“I don’t want to leave my country and my home. I am tired of fighting, and yet, let’s do it. Let’s go to England.”

Vikings was built on a rock. With Ragnar Lothbrok gone, Vikings has wobbled mightily on its remaining foundations, creator Michael Hirst shoring up his surprise hit on its shaky way forward with heaps of uneven smaller stones. Culling some of the overstuffed cast in the climactic, largely thrilling battle that formed season five’s midway point was an exercise in jettisoning the good with the bad, even if the show was in dire need of a cleanup. Halfdan died just as he came into his own as a character—even though his death was a necessary part of his evolution. Astrid’s death at Lagertha’s hand was a narrative mercy killing, her waffling loyalties and multiple indignities having gone beyond ambiguity all the way to tiresome inconsistency. Poor woodland warrior Snaefrid was snuffed out before her unsatisfying whirlwind marriage to Bjorn even registered, and the unfortunate Margrethe’s journey from promising and ambitious newcomer to perpetual plaything and victim concluded with her seemingly losing her wits after the battle. (She spends almost the entirety of “The Revelation” chained up and ranting in a pigsty.)

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Now, with Kattegat captured by Ivar and Harald (and Rollo’s loaned Frankish troops, and perpetual disappointment Hvitserk), and Lagertha, Bjorn, Ubbe, Torvi, Heahmund, and their handful of supporters in hiding, season five continues to search for bedrock. Ivar and Harald drunkely process their victory in Kattegat’s roisterous main hall, culminating with Harald bemoaning the loss of his brother, wife, and unborn child, all in one day, and Ivar gleefully pissing on the absent Lagertha’s throne. Meanwhile, Lagertha, her hair having gone pale white at battle’s end, argues in her band’s hovel hideout over what to do about Ivar’s inevitable revenge, as lover Heahmund proposes to take the Norse back to England, where he assures them his position and favor with King Aethelwulf will shield them from harm.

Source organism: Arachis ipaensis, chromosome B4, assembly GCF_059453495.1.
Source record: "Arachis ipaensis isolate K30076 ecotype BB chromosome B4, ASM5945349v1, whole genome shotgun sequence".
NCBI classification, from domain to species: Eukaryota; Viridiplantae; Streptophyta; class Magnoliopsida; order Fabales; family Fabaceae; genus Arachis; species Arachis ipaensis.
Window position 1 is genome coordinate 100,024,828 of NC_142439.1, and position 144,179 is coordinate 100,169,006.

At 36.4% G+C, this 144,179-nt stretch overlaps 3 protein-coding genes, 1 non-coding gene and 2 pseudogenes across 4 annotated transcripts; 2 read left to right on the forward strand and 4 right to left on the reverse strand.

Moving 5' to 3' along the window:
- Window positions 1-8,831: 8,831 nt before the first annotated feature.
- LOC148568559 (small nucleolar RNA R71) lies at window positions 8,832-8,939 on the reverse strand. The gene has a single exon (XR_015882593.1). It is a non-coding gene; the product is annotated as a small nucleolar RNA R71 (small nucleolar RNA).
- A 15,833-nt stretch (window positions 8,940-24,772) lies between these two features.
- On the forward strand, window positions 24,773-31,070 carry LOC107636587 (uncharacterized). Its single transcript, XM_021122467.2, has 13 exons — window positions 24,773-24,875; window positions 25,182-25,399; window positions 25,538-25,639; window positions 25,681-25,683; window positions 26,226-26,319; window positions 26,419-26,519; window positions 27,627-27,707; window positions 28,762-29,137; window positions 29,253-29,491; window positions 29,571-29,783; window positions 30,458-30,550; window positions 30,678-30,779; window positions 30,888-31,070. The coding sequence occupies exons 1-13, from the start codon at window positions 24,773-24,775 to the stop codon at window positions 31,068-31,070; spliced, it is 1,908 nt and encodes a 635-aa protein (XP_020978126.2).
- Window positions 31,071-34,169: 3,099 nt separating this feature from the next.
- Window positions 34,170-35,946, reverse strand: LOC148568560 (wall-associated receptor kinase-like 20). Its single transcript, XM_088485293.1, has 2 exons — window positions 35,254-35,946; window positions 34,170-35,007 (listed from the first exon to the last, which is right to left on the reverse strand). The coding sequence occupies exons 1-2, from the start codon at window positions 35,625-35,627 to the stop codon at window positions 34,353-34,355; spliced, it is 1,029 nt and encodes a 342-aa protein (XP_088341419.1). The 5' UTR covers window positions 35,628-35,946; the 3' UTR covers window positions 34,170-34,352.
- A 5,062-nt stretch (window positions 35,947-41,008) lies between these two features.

All this second-half table-setting is dispatched in Vikings’ unfortunate latter-day habit of stilted exposition. It’s a regrettable tendency that’s only grown into more of a crutch with Ragnar’s death, which seems to have taken the series’ occasionally striking capabilities for visual and wordless storytelling with it. There are a few leavening touches remaining here: Ivar must interrupt his throne-whizzing to join in on Harald’s drunken toast to Ivar’s ascension, awkwardy tucking his drinking horn under his chin while he fumbles with his junk. And he later calls for “the queen” to be brought before him, revealing a tiny goat that he perches on Lagertha’s pee-dripping throne for all to laugh at. Meanwhile, Lagertha’s near-catatonic state post-defeat has given way to her signature steely defiance, as she sums up her seemingly untenable position by stating, “I refuse to accept that this is the end of my story [. . .] I am worth more than that.” Still, for much of the episode, the conflicts and players are set up in the most uninteresting of dialogue. “I have a hollow feeling inside,” over-explains Harald, while the love story of Lagertha and Heahmund staggers on over thudding exchanges about Heahmund’s vows of chastity back in England and his prosaic praise, “You are an incredible woman, Lagertha.” We’ve known that for ages, pal.